DOTW: TCP Resets from Client and Server aka TCP-RST-FROM-Client

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L7 Applicator


Hello everyone,


In this week's Discussion of the Week, I want to take time to talk about TCP-RST-FROM-CLIENT and TCS-RST-FROM-SERVER.

















This is a link the discussion in question.


This discussion has to do with a user seeking clarity on two different "reasons" that the session has ended in this user's logs:

  • tcp-rst-from-client
  • tcp-rst-from-server

Now, these are things that anyone with a Palo Alto Networks firewall has probably seen in their logs on a daily basis.


See the log view below for what this looks like in your logs:

Detailed log view showing the reset for the reasonDetailed log view showing the reset for the reason

This type of reason to end the session is perfectly normal behavior.

It is something that is "to be expected" as long as the traffic in question is working correctly. 



Here is more of a technical explanation of what "normal" is.


Normally, these tcp-rst-from-client sessions are ended after receiving the full data from the server (in question).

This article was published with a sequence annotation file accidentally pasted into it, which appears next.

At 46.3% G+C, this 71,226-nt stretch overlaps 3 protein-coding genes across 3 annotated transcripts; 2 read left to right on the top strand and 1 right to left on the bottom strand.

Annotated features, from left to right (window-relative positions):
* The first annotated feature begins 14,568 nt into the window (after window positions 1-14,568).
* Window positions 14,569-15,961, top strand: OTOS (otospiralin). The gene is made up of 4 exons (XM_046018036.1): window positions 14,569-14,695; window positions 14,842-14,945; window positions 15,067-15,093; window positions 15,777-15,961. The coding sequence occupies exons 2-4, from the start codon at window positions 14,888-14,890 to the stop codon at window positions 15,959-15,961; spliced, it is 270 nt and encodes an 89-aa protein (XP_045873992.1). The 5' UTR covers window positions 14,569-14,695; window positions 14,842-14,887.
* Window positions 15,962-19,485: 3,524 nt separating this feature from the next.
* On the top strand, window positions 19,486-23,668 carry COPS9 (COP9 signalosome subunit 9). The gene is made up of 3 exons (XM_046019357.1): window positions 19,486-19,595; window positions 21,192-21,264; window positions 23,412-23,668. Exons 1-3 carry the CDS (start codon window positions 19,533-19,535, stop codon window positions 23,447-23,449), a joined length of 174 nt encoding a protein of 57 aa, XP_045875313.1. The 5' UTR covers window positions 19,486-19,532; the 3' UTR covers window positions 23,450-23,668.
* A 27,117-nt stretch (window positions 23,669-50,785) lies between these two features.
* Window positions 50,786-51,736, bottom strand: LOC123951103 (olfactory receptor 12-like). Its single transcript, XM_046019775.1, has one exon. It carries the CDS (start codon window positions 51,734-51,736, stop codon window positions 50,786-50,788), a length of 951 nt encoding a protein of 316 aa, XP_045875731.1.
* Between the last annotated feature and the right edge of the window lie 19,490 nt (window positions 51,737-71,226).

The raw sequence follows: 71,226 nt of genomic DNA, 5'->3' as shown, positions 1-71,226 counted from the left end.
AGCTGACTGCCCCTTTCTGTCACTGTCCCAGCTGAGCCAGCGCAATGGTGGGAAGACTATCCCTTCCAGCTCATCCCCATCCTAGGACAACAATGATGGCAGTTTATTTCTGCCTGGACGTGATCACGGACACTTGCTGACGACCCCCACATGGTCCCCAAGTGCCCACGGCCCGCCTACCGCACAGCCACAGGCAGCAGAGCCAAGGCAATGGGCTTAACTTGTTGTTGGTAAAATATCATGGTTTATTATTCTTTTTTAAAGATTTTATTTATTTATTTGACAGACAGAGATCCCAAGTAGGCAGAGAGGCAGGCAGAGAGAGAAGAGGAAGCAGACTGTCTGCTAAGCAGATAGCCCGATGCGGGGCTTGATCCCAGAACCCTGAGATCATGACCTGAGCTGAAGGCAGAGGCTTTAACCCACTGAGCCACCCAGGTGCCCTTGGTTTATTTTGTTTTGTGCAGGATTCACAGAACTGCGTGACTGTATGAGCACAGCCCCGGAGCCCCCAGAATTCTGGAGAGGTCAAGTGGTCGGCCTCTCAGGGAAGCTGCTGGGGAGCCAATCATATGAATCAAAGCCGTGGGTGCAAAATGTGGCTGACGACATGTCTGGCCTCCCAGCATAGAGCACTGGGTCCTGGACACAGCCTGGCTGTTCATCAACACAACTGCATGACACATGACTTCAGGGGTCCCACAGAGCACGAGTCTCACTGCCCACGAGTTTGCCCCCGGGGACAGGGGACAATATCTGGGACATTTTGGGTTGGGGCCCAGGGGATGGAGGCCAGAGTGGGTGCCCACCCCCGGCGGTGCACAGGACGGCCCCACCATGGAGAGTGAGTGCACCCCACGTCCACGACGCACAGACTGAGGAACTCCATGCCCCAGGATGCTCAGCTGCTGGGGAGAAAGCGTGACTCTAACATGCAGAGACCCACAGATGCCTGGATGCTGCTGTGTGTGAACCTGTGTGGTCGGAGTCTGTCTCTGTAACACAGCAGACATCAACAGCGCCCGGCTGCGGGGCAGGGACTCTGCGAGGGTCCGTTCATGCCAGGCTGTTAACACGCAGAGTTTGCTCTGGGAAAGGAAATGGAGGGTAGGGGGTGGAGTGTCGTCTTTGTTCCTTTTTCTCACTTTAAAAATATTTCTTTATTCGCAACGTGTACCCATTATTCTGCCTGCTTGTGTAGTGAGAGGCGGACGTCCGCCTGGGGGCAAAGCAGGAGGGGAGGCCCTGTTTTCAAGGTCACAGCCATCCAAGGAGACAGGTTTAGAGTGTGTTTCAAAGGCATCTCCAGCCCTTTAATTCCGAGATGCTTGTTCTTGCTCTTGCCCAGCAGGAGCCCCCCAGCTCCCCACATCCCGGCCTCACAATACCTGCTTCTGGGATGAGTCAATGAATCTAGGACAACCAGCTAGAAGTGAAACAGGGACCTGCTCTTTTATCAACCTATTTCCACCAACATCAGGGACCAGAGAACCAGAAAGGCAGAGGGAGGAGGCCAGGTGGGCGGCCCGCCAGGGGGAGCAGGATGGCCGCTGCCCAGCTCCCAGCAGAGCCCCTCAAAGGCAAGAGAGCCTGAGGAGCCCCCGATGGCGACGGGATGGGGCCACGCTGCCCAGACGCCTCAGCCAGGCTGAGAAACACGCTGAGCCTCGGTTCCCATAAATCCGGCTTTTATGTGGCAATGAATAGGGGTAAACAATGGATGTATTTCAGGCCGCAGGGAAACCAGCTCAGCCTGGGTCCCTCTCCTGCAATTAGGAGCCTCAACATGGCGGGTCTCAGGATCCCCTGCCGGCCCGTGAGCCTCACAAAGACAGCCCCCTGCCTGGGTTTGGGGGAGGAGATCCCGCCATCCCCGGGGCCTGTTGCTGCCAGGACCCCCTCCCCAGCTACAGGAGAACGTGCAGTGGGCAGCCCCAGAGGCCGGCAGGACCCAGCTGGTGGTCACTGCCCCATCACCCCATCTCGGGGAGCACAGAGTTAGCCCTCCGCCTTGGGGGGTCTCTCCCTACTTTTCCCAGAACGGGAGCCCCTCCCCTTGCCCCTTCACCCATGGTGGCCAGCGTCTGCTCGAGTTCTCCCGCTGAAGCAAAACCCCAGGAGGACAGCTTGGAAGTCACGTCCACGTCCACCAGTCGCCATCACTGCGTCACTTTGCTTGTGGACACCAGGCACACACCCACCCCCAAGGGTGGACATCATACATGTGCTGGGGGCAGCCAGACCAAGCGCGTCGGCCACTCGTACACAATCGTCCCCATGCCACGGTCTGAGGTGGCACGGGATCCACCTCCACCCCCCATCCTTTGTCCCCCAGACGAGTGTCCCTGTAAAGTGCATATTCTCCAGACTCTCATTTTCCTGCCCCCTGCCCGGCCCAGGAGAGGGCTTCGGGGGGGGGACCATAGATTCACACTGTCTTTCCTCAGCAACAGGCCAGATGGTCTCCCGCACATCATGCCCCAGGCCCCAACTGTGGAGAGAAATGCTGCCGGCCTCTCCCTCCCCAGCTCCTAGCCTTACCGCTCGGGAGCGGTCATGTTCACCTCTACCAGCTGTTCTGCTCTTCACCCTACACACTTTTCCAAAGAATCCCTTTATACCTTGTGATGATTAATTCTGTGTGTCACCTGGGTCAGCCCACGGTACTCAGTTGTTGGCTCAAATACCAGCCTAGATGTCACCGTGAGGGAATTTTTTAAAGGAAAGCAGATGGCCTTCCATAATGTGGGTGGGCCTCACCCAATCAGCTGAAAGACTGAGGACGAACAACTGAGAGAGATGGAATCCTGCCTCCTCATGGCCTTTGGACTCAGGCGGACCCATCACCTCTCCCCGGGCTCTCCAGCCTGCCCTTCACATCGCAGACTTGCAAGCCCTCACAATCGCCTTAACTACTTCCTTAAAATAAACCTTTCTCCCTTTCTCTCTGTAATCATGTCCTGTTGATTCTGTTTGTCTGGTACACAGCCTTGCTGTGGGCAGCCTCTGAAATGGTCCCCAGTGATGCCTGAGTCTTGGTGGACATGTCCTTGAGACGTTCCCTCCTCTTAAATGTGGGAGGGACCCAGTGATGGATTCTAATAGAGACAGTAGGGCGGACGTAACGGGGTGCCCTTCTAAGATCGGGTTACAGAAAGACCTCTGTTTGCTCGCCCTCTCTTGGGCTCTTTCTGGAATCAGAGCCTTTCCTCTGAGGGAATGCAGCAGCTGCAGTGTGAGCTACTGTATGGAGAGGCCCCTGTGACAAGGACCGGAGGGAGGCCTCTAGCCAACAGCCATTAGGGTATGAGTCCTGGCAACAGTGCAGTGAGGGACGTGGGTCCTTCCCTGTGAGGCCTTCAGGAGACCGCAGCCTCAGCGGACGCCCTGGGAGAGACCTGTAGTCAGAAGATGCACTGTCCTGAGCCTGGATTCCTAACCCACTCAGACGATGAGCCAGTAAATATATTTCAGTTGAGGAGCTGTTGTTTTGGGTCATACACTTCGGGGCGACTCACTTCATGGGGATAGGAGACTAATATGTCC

The client then sends the Fin ACK, then closes the executable being used.

On executable close, the socket associated to it is also closed. The OS sends an RST packet automatically afterwards.

This TCP RST packet also ends the session, so the end reason is set to tcp-rst-from-client.

As long as the download was ok, everything is fine.


The reason for this abrupt close of the TCP connection is because of efficiency in the OS.


A TCP RST (reset) is an immediate close of a TCP connection. This allows for the resources that were allocated for the previous connection to be released and made available to the system. The receiver of a RST segment should also consider the possibility that the application protocol client at the other end was abruptly terminated and did not have a chance to process the data that was sent to it.


The Palo Alto Networks firewall sends a TCP Reset (RST) only when a threat is detected in the traffic flow. In all other cases, the RST will not be sent by the firewall.



It is great that we know why this is happening, but if the traffic is not working correctly, then this is where we have to start digging into the logs, performing packet captures, and getting our hands dirty to see what is really happening behind the scenes. 


More Info

For a start on performing packet captures, please see the following article talking about this: Getting Started: Packet Capture


For more detailed information about Packet Flow or "A Day in the Life of a Packet," showing exactly how traffic flows through the firewall, please see: Packet Flow Sequence in PAN-OS



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Stay secure,
Joe Delio
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